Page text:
Despite all the names we carry and live with there is for each one of us another name. It is a secret name given and known only by God (Is. 62:2; Rev. 2:17). We discover and learn that name in the night of wrestling with all our other names. That’s what Jacob is doing (Genesis 32:22-31). He is wrestling with himself, his demons, and ultimately with God.
The name “Jacob” means the “supplanter,”, the usurper, heel grabber, trickster, or the deceiver. He has certainly lived up to his name. He came out of his mother’s womb grabbing at his twin brother’s heel. He finagled his brother Esau’s birth right for a bowl of soup. He deceived his blind father and stole the blessing that rightfully belonged to Esau as the firstborn. Now he is a man on the run. He is running from an angry brother who wants to kill him. He is running from his past. Mostly though he is running from himself.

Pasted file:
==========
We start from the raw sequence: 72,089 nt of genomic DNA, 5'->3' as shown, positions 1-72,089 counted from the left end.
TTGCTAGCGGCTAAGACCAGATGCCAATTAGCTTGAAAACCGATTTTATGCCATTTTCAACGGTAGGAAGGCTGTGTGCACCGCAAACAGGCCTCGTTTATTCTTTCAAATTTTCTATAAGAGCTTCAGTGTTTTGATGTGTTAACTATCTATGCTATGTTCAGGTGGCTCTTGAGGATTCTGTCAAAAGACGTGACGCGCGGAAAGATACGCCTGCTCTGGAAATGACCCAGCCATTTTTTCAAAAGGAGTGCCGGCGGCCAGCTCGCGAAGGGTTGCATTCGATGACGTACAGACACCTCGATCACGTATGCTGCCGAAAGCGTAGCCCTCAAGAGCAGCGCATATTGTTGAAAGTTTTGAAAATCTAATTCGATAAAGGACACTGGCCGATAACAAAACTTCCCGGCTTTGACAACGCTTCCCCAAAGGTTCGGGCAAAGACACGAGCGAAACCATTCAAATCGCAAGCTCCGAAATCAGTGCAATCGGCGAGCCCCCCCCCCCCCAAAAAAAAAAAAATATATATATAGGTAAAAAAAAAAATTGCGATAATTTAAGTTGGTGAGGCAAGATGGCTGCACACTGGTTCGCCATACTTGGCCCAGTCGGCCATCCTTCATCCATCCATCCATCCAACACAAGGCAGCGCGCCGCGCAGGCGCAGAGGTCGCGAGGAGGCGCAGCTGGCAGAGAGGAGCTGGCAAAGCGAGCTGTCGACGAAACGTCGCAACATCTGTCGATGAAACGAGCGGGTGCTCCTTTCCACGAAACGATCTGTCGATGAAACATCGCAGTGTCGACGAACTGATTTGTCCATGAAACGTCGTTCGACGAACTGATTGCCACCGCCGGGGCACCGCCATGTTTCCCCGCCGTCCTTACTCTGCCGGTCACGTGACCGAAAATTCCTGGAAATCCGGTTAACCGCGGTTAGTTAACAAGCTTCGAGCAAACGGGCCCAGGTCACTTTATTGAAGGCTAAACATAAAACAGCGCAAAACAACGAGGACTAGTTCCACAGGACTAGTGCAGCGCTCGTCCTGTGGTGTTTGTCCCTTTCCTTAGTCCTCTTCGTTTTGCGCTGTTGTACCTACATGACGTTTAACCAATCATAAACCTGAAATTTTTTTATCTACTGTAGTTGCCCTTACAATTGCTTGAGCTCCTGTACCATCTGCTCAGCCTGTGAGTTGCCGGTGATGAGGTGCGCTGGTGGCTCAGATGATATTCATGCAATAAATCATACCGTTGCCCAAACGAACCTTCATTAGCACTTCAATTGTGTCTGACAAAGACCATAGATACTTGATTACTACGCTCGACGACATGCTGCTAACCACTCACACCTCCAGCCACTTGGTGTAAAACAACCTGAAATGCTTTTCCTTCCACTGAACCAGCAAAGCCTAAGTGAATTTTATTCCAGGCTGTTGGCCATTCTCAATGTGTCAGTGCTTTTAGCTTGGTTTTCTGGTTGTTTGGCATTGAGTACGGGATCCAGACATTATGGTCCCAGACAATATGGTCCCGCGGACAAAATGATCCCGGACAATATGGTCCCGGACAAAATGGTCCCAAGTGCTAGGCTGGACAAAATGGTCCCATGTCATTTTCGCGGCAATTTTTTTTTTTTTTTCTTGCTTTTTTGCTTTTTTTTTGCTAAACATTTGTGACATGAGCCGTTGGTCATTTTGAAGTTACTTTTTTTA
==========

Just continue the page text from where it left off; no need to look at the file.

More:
Maybe you know what that’s like. Maybe you’ve been there. Maybe that’s where you are today. At some time or another we all spend the night wrestling with our past, our words and actions, our identity, and the names that have shaped and defined us. Jacob’s name fits him well, but God knows that is not his true name.
The man with whom Jacob is wrestling asks, “What is your name?” The man is not asking for information but for a confession. Jacob will never know who he can become until he first acknowledges who he is. In confessing his name Jacob offers himself into the hands of God. He cannot finagle, deceive, or steal his way this time. His confessing becomes his prevailing.
The Lord gives Jacob a new name, a new identity, and a new life. He is now Israel, the one who has striven with God and with humans and has prevailed. He is a new person. He is more authentically himself; the one God has always known him to be.